CONTROVERSIAL plans to revamp the structure of the senior leagues in this country must benefit the whole of Scottish football and not just Rangers.
That was the warning from Falkirk boss Steven Pressley today as he prepared for the prospect of the Gers joining his team in the First Division.
For the Ibrox club – whose application to join the SPL is set to be knocked back next week – dropping straight into the SFL remains a distinct possibility.
Supporters of many rival clubs want the newco to start off life in the Third Divison and work their way up and will be incensed if they just go down to the second tier.
But Pressley will be furious if the football authorities fail to grasp a gilt-edged opportunity to radically alter our national game for the better after years of decline.
He said: "The Rangers situation should be the catalyst for change that will benefit our game for years to come. We must learn lessons from the situation, think about how we finance our game going forward.
"But the solution should not just be what is best for Rangers. The solution must be what is best for Scottish football. That is the really important thing in this whole affair.
"If we end up with a slight distribution of wealth – and a club like Falkirk is only looking at getting an extra £40,000 or £50,000 – an additional play-off place and Rangers in the Scottish Football League then I'll be disgusted with the authorities."
He went on : "There has to be something for the lower leagues, not just the big earners, in all of this. I think we should use the Rangers situation to arrive at a situation that benefits the whole of the Scottish game.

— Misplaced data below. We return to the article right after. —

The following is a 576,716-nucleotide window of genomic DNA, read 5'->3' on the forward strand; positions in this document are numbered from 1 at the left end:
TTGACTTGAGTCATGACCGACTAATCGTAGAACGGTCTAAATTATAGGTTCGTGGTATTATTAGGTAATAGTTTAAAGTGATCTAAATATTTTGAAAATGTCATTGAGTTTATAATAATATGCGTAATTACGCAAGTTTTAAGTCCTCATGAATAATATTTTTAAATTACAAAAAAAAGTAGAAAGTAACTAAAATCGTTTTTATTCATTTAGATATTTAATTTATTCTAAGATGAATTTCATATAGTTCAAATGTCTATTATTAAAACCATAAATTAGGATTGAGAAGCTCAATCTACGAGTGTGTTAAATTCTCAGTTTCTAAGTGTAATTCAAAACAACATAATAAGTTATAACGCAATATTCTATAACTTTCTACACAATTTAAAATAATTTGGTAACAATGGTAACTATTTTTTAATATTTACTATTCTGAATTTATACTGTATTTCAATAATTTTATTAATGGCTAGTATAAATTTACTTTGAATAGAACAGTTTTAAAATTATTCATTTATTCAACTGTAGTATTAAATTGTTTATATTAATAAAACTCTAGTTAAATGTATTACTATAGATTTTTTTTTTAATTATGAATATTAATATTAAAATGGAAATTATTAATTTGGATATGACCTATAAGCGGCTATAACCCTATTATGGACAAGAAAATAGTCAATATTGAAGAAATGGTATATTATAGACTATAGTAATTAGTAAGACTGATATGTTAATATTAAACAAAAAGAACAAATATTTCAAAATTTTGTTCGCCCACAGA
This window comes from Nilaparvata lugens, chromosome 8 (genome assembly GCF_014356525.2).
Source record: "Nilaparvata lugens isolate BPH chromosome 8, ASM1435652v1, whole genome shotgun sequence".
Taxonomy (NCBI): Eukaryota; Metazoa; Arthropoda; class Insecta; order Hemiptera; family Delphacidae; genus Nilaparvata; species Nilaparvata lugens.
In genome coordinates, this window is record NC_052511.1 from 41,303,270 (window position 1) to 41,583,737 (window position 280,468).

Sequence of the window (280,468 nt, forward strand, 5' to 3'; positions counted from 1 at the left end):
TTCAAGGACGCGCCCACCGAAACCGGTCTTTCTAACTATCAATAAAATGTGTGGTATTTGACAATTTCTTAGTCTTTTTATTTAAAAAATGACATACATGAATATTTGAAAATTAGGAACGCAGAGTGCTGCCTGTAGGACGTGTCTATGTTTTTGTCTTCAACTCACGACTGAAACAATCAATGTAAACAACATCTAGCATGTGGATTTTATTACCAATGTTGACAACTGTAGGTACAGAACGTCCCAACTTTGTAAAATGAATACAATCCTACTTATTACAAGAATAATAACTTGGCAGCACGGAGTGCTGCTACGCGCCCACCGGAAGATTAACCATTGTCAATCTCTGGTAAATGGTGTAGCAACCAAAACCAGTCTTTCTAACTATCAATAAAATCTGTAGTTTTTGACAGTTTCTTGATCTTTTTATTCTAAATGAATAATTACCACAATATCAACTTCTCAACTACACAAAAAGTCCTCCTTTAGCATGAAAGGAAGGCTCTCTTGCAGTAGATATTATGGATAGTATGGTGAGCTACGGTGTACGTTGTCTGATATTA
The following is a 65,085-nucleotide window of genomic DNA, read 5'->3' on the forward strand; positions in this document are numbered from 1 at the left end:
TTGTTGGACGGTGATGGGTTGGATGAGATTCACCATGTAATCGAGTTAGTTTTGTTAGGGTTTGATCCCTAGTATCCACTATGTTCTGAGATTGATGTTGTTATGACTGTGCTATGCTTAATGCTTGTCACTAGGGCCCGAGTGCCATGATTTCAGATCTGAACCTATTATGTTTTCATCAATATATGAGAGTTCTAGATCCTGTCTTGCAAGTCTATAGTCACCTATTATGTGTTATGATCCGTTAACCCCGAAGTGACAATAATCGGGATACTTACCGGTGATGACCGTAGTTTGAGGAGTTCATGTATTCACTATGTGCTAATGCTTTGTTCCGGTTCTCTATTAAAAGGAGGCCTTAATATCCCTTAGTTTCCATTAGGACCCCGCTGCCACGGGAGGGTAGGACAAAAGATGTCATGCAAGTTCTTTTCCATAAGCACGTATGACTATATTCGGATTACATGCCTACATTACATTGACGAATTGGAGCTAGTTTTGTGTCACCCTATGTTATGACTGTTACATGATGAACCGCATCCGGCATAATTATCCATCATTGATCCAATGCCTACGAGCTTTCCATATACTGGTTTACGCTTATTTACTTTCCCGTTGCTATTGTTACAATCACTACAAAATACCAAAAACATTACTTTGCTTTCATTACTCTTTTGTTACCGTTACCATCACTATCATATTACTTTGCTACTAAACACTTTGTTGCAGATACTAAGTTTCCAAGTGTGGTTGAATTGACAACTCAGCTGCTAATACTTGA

"We have a situation now where the top league needs the bottom league to agree with the top league in order to push through a proposed solution to the Rangers crisis. The SFL now have the best opportunity to push through change.
"A larger top division would allow clubs to cut back, there would be less pressure on them to get results with less chance of relegation and they could develop younger players far better by blooding them in the first team.
"But I have serious fears that the compromise will not go far enough. I will be very unhappy if the proposals do not bring about major change for the better. It will show a lack of strength by the authorities."
However, there remains the possibility that if SFL clubs play hardball, then their SPL counterparts could press ahead for plans with an SPL2 and invite selected clubs to join a closed set-up Bairns boss Pressley is well qualified to talk about the implications of the crisis currently engulfing Scottish football.
The defender kicked off his career at Rangers in the 1990s and won the Scottish Cup with them in 1993 after coming on as a substitute in a win over Airdrie at Hampden.
Despite playing in the Champions League and being offered a new contract by manager Walter Smith, he decided to leave in order to further his career.
After spells with Coventry, Dundee United and Hearts he finished off his career playing for Celtic and won the Scottish title and the Scottish Cup with Gordon Strachan's side.
He has also been responsible for helping develop several promising young players during his time at Falkirk manager and helped his club to third spot in the First Division in the 2011/12 campaign.
So the ex-Scotland international has played for both sides of the Old Firm – one of only four players to do so – as well as several of the country's other largest clubs. He has been disturbed by much of the vitriol that has been directed towards former club Rangers by fans of rival clubs and fears more clubs could follow them into administration or liquidation if the wrong decision is made.
Pressley thinks now is the time for decisive action, not recrimination, and is hopeful a situation will be arrived at that will help our national game flourish in seasons to come.
He stated: "I think everyone in Scottish football realises the financial importance of Rangers in terms of the Sky TV deal. Without them in the SPL, less money will come into our game. There has to be a compromise agreed somewhere.
"You can beat them with a stick if you want, as many want to do, but people have to understand that many clubs will suffer financially because of the Rangers predicament. I don't want any other club to fold as a result of the problems at Ibrox.
"I just don't want to see clubs going to the wall. We have to find the right balance. At times like this anger takes over when rational thinking is really what is needed."